Create a competitor scorecard to rank your competitors and measure the threats they represent to your business. It is a great way to assess your competitors using a consistent set of scoring metrics. You decide which attributes you want to score. For example, you can assess organizational attributes, such as market awareness or ability to execute. Or you can rank product attributes, such as ease of use, unique features, and quality. This template also provides a weighted scoring approach so you can rank the relative importance of each attribute from the customer's perspective.
Use this worksheet to gather important information about all of your competitors in one place. It allows you to capture details about each company, product, and their go-to-market strategies. This template is a useful tool to organize your research so you can easily find and access the information you need. It serves as the foundation of your competitive analysis and provides a consistent way to collect and analyze key data.
A capability analysis allows you to assess how your product and team compares to a competitor's. It is a great way to analyze the collective skills, abilities, expertise, and even how product features match up. This template helps you define what your organization is good at and where you can improve. It also lets you rank the relative importance of each capability to customers. This keeps you focused on how effectively you are solving the customer's problem.
Use this features analysis template to create a detailed comparison of the features that each product includes. It allows you to conduct a thorough assessment of competitive products so you can see how your own offering stacks up. This helps you identify features that are unique to your product as well as any gaps in relation to what your competitors offer. A common approach is to use Harvey Balls to show the degree to which each feature is complete. This makes it easy for internal teams to understand the relative strengths and weaknesses of their product from the customer's perspective.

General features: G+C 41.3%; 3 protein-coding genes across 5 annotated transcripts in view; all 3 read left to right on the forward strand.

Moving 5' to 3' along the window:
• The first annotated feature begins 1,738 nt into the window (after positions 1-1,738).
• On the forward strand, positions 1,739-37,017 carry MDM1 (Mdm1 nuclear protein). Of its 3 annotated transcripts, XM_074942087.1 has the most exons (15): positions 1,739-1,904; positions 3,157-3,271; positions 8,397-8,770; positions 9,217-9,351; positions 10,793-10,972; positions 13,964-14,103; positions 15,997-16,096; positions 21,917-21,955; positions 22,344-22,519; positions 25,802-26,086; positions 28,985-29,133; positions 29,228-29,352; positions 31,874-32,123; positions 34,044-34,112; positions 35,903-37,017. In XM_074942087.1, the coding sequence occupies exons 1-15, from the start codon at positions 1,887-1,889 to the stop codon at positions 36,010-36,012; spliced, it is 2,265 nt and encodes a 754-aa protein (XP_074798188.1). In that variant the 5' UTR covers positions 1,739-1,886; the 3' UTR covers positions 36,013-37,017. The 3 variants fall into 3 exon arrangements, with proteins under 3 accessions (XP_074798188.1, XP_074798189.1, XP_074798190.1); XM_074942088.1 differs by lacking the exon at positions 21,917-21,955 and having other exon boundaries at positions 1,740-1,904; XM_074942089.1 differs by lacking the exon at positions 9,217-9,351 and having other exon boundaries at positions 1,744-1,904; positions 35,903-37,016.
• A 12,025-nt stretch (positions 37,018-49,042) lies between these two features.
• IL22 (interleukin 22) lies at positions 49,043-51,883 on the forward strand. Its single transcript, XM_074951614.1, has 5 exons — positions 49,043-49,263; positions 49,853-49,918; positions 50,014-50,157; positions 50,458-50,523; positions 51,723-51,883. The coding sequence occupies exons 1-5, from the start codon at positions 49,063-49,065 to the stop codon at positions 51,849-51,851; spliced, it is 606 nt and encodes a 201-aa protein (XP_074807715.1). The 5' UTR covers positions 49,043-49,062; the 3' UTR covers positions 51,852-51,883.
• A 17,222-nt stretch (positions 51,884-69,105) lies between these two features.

The imitability ladder template helps you determine the uniqueness of your offering. It is a great tool to help you assess how easily your tangible resources (financial, physical, technological, and organizational) and intangible resources (human, innovation, creativity, and reputation) can be imitated. This helps you understand your competitive advantage and identify existing and potential weaknesses in your business strategy.
Competitive differentiation analysis
This template helps you define a product strategy that will set your company apart from the competition. It is perfect for identifying the basic, expected, augmented, and potential benefits of your product. This makes it clear where you need to add value to your solution so you can create customer delight and lasting competitive advantage. You can include functional features and non-functional features (such as design or branding) that differentiate your product from competing solutions.
- Introduction to product management
- What is the role of a product manager?
- What is a product?
- Which tools do product managers use?
- What skills are required to be a product manager
- What makes up the product team?
- What are some product management job titles?
- What is a typical product manager salary?
- How do product managers work with other teams?
- What does a product manager do each day?
- How can I learn to be a product manager?
- What are some interview questions for product managers?
- What is user experience design?
- How should product managers use wireframes?
- What is the difference: Wireframe vs. Mockup vs. Prototype?
- Introduction to product strategy
- What is product vision?
- What are product goals and initiatives?
- What is product positioning?
- What is product differentiation?
- How should I price my product?
- How should product managers research competitors?
- How should product managers define customer personas?
- What are some examples of a business model?
- What is enterprise transformation?
- What is digital transformation?
- What are the types of business transformation?
- What is the role of product management in enterprise transformation?
- What is customer experience?
- Introduction to product roadmaps
- What is a product roadmap?
- How do product roadmap tools work?
- What is a product portfolio roadmap?
- What is a technology or IT roadmap?
- How do product managers build an agile roadmap?
- What product roadmap presentation templates do product managers use?
- How do product managers build the right roadmap?
- Introduction to product development methodologies
- What is product development?
- What is agile product management?
- What is the role of a product manager in scrum?
- What is a scrum master?
- What is kanban?
- What is waterfall?
- What is the Scaled Agile Framework (SAFe®)?
- What is the role of a product manager in SAFe®?
- What is agile development?
- Introduction to release management
- What are product features?
- What is requirements management?
- What is a product backlog?
- How do product managers prioritize features?
- What is user story mapping?
- How do product managers plan releases across teams?
- What is a sprint?
- What is the difference between a product, release, and sprint backlog?
- What is a good product launch checklist?